Becoming pregnant should be a source of great joy, but for a woman who has to deal with major depression, it can also trigger concern --- for her fetus AND her own mental health. First, and most important, an expectant mother should NOT suddenly stop any depression treatment. That can cause a relapse. If you are on antidepressants, and find out you are pregnant, go talk with your doctor immediately about your next steps. If a woman's major depression is in remission and symptoms such as sadness, fatigue and social isolation have faded, she CAN try to slowly taper off medication, replacing it with more psychotherapy instead. However, there's a real risk that she'll experience a RELAPSE in that situation as well, so this should only be done with a doctor's supervision. So does all this mean a woman should STAY on antidepressants if she's pregnant? While antidepressants DO pass through the placenta, there is NOT solid information on just how much they affect the fetus either pre-or-post birth. A pregnant woman, her psychiatrist and her OB/GYN should review the risks and benefits before making a decision about which medications--and how much of them--to take. To CUT DOWN on your antidepressant dosage, supplement treatment with more psychotherapy, daily exercise, acupuncture and other possibly helpful non-drug methods. To learn more about major depression, watch other videos in this series.More »
Last Modified: 2013-05-28 | Tags »
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Anger and depression have a volatile relationship. See how they continually fuel each other and what you can do to break the cycle of anger and depression.
Transcript: Anger and depression have a volatile relationship. Depression can fuel anger, and anger can act as an...
Anger and depression have a volatile relationship. Depression can fuel anger, and anger can act as an outlet for uncontrolled depression. And the angrier a depressed person becomes, the more depressed he may feel. According to researchers, anger and depression activate adjacent areas of the brain, share the same neurological pathways and are regulated by the same neurotransmitters, such as serotonin.Numerous risk factors can lead to simultaneous feelings of depression and anger in susceptible individuals. Some of these risk factors include: * Heredity. The tendency towards depression AND uncontrolled anger IS related to genetic predispositions. They don't determine your fate, but can alert you to your risk and make you more vigilant about avoiding potential triggers of both depression and anger.* Poor health. The frustrations and fears associated with poor health, plus the lack of physical activity that often goes along with it, can fuel feelings of anger and depression that may be brewing inside a person. * Environmental factors. This includes loneliness, lack of support system, unemployment and debt. No mystery why these can worsen depression or cause anger.* Drug and alcohol abuse. Artificial stimulants and depressants may affect the part of the brain that triggers feelings of depression and anger. It turns out that what people THINK will provide relief only makes them feel worse in the long run. Fortunately, the cycle of depression and anger can be broken with the right treatment, which may include anti-depressants combined with stress-relief techniques, lifestyle modification and talk therapy. For more information on how to manage depression, check out other videos in this series.More »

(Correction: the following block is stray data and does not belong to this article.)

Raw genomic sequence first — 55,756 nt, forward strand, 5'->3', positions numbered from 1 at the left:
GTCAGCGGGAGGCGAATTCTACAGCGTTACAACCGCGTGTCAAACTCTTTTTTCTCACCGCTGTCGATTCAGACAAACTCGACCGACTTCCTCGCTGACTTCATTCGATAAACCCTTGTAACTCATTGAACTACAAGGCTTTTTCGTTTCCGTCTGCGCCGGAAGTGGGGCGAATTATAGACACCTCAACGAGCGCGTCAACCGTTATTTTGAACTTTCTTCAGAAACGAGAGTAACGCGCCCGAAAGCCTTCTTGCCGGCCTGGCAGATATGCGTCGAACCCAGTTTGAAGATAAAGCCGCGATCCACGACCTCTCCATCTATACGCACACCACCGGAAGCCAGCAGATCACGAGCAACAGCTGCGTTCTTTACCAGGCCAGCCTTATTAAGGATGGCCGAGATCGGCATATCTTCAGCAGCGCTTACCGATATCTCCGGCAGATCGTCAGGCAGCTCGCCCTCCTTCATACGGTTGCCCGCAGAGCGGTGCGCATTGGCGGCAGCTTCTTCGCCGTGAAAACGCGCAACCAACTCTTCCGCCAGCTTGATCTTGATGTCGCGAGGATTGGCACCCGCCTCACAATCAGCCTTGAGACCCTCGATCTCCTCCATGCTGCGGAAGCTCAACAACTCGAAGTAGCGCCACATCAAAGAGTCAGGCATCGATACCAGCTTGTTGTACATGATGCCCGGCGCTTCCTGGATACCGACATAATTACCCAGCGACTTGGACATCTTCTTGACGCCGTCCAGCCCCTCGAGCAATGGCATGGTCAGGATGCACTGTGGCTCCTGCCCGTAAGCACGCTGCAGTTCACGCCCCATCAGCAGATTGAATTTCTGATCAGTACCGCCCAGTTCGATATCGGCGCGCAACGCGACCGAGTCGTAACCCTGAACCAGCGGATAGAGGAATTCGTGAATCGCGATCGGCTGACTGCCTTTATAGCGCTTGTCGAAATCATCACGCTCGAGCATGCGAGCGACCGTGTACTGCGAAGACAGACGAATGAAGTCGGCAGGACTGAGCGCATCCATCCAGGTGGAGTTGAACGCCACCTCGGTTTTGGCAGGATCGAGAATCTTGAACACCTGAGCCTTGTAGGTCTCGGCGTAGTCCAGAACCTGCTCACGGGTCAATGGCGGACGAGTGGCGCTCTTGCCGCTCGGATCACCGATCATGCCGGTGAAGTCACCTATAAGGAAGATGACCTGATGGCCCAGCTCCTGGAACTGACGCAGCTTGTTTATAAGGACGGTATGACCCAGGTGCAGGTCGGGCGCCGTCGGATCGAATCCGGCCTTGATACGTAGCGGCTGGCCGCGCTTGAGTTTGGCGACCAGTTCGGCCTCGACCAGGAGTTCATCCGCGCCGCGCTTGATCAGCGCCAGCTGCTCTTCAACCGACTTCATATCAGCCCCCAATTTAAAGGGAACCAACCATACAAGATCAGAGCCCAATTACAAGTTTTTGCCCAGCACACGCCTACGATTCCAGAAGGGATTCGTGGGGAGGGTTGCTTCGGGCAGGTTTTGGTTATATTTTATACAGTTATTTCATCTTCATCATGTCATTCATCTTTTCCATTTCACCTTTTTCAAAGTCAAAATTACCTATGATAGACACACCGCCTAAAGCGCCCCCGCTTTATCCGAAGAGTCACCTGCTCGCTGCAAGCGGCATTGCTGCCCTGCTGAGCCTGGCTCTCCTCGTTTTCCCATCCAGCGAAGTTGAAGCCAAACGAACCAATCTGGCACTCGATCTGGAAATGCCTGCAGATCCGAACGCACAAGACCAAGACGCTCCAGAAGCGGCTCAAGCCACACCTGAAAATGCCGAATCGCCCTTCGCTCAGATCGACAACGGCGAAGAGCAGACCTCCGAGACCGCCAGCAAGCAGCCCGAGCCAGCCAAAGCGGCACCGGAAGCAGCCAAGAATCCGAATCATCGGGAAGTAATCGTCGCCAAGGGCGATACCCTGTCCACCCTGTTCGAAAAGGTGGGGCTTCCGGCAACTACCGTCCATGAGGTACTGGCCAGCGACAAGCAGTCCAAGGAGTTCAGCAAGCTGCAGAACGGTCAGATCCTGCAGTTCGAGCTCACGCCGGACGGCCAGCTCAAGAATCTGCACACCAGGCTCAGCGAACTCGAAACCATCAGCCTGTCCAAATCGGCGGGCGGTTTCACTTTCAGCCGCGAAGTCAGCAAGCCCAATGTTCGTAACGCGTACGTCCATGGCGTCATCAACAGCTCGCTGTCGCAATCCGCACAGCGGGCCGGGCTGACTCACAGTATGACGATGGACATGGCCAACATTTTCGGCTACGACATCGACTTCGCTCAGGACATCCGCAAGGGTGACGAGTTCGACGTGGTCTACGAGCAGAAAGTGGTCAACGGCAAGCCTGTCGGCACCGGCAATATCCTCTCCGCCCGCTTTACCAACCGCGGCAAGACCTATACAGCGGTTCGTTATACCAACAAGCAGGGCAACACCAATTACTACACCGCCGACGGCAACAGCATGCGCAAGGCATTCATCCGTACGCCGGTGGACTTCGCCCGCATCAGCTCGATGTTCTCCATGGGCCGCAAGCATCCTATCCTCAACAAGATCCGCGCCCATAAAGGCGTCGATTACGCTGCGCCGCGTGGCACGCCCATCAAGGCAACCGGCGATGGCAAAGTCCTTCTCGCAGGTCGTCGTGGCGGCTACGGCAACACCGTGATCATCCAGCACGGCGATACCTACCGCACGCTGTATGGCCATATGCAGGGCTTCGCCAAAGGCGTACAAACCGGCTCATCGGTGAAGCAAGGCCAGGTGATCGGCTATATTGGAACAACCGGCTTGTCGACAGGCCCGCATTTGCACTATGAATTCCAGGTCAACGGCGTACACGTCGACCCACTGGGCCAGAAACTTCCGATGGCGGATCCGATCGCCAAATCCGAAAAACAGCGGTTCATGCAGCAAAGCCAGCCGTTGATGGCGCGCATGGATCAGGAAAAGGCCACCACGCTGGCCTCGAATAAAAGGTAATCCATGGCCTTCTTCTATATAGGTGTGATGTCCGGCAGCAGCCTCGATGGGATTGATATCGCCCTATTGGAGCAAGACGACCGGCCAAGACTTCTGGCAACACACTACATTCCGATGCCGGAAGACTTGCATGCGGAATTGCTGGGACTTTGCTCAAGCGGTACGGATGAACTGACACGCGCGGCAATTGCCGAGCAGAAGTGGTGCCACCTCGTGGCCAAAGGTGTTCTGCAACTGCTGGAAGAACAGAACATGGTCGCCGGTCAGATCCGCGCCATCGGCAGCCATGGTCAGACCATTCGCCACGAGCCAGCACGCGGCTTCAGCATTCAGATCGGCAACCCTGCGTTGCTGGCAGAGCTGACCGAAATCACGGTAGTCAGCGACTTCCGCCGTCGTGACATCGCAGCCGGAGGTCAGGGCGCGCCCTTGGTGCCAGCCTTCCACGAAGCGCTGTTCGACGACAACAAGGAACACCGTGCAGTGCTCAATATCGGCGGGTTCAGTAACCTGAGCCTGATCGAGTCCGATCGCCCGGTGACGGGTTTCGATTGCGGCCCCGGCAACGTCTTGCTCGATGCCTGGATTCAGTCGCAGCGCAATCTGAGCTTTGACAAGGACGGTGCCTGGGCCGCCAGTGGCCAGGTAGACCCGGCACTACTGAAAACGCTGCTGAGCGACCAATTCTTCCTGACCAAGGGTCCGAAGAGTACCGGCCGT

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Hypnotherapy? Really? Yes, really. When it comes to hypnotherapy and depression, experts believe that this deep relaxation can help promote positive thinking. Find out how.
Transcript: Whether you are taking anti-depressants or not, you may want to try an adjunct treatment such as talk...
Whether you are taking anti-depressants or not, you may want to try an adjunct treatment such as talk therapy -- or even hypnotism. Although there is some controversy about what it means to be hypnotized, it appears that succumbing to the suggestion that you are deeply relaxed and free of conscious thought, puts the nervous system to sleep for short periods of time. During these trance-like, 'hyper-relaxed' moments, your breathing, heart rate and blood pressure slow down. In depression treatments, it's at that point when your doctor or hypnotist may help you construct new, healthier thought processes and behaviors, such as deep breathing or positive thinking, to use when feelings of depression set in. Afterwards, you are brought back to normal waking consciousness and you will discuss the process with the hypnotherapist.Does it really work? Well, a 2007 study published in the International Journal of Clinical and Experimental Hypnosis found that it was more helpful than cognitive-behavioral therapy in reducing depression, anxiety and hopelessness. And the benefits continued for a year after the hypnosis was used. However, hypnotherapy isn't for everyone. In fact, up to 10 percent of the population cannot be hypnotized at all. And it's not suitable for people who use drugs or alcohol or experience delusions and hallucinations. In addition, since many states do not regulate hypnotherapy, you'll want to really research your options and consult your doctor to make sure the practitioner is reputable.It is best to obtain a proper diagnosis and treatment for major depression from a doctor or psychiatrist before considering hypnotherapy. Without a proper diagnosis, hypnotherapy may worsen symptoms of depression. And the MOST effective way to relieve major depression is proven to be a combination of lifestyle modification, medication and psychological therapy -- which may include hypnosis.For more information on ways to manage depression, check out other videos in this series.More »